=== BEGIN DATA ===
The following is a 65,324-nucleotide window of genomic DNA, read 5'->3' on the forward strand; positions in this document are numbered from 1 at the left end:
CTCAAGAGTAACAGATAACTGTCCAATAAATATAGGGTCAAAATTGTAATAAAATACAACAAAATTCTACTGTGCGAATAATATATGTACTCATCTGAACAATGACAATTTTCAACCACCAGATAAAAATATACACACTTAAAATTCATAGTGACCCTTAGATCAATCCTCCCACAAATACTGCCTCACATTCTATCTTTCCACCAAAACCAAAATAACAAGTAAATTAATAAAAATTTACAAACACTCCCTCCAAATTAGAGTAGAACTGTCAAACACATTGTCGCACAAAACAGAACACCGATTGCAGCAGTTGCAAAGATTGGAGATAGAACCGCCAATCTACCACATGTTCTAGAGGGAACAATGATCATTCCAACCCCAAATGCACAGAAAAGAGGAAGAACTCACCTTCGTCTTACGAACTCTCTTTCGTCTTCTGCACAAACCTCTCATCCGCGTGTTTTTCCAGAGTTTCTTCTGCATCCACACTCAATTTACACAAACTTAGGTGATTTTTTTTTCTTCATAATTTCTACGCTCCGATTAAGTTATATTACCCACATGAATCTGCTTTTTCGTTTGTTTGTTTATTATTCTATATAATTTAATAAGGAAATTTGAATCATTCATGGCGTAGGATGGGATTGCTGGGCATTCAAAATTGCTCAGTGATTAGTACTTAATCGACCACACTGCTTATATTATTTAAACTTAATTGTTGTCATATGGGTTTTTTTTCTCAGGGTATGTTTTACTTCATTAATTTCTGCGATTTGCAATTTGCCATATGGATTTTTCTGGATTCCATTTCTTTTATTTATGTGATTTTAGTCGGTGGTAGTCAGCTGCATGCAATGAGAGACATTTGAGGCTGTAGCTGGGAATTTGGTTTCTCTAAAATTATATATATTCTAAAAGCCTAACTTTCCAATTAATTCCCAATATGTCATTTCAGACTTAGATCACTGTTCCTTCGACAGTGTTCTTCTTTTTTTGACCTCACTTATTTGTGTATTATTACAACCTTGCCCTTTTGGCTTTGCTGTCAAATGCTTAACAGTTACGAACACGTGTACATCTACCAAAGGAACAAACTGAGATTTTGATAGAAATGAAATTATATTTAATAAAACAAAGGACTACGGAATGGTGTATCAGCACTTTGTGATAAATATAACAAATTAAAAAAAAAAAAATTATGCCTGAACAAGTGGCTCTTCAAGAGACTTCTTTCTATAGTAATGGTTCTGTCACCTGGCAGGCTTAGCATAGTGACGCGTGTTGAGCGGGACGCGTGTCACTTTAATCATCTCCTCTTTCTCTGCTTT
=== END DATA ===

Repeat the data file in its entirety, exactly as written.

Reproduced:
The following is a 65,324-nucleotide window of genomic DNA, read 5'->3' on the forward strand; positions in this document are numbered from 1 at the left end:
CTCAAGAGTAACAGATAACTGTCCAATAAATATAGGGTCAAAATTGTAATAAAATACAACAAAATTCTACTGTGCGAATAATATATGTACTCATCTGAACAATGACAATTTTCAACCACCAGATAAAAATATACACACTTAAAATTCATAGTGACCCTTAGATCAATCCTCCCACAAATACTGCCTCACATTCTATCTTTCCACCAAAACCAAAATAACAAGTAAATTAATAAAAATTTACAAACACTCCCTCCAAATTAGAGTAGAACTGTCAAACACATTGTCGCACAAAACAGAACACCGATTGCAGCAGTTGCAAAGATTGGAGATAGAACCGCCAATCTACCACATGTTCTAGAGGGAACAATGATCATTCCAACCCCAAATGCACAGAAAAGAGGAAGAACTCACCTTCGTCTTACGAACTCTCTTTCGTCTTCTGCACAAACCTCTCATCCGCGTGTTTTTCCAGAGTTTCTTCTGCATCCACACTCAATTTACACAAACTTAGGTGATTTTTTTTTCTTCATAATTTCTACGCTCCGATTAAGTTATATTACCCACATGAATCTGCTTTTTCGTTTGTTTGTTTATTATTCTATATAATTTAATAAGGAAATTTGAATCATTCATGGCGTAGGATGGGATTGCTGGGCATTCAAAATTGCTCAGTGATTAGTACTTAATCGACCACACTGCTTATATTATTTAAACTTAATTGTTGTCATATGGGTTTTTTTTCTCAGGGTATGTTTTACTTCATTAATTTCTGCGATTTGCAATTTGCCATATGGATTTTTCTGGATTCCATTTCTTTTATTTATGTGATTTTAGTCGGTGGTAGTCAGCTGCATGCAATGAGAGACATTTGAGGCTGTAGCTGGGAATTTGGTTTCTCTAAAATTATATATATTCTAAAAGCCTAACTTTCCAATTAATTCCCAATATGTCATTTCAGACTTAGATCACTGTTCCTTCGACAGTGTTCTTCTTTTTTTGACCTCACTTATTTGTGTATTATTACAACCTTGCCCTTTTGGCTTTGCTGTCAAATGCTTAACAGTTACGAACACGTGTACATCTACCAAAGGAACAAACTGAGATTTTGATAGAAATGAAATTATATTTAATAAAACAAAGGACTACGGAATGGTGTATCAGCACTTTGTGATAAATATAACAAATTAAAAAAAAAAAAATTATGCCTGAACAAGTGGCTCTTCAAGAGACTTCTTTCTATAGTAATGGTTCTGTCACCTGGCAGGCTTAGCATAGTGACGCGTGTTGAGCGGGACGCGTGTCACTTTAATCATCTCCTCTTTCTCTGCTTT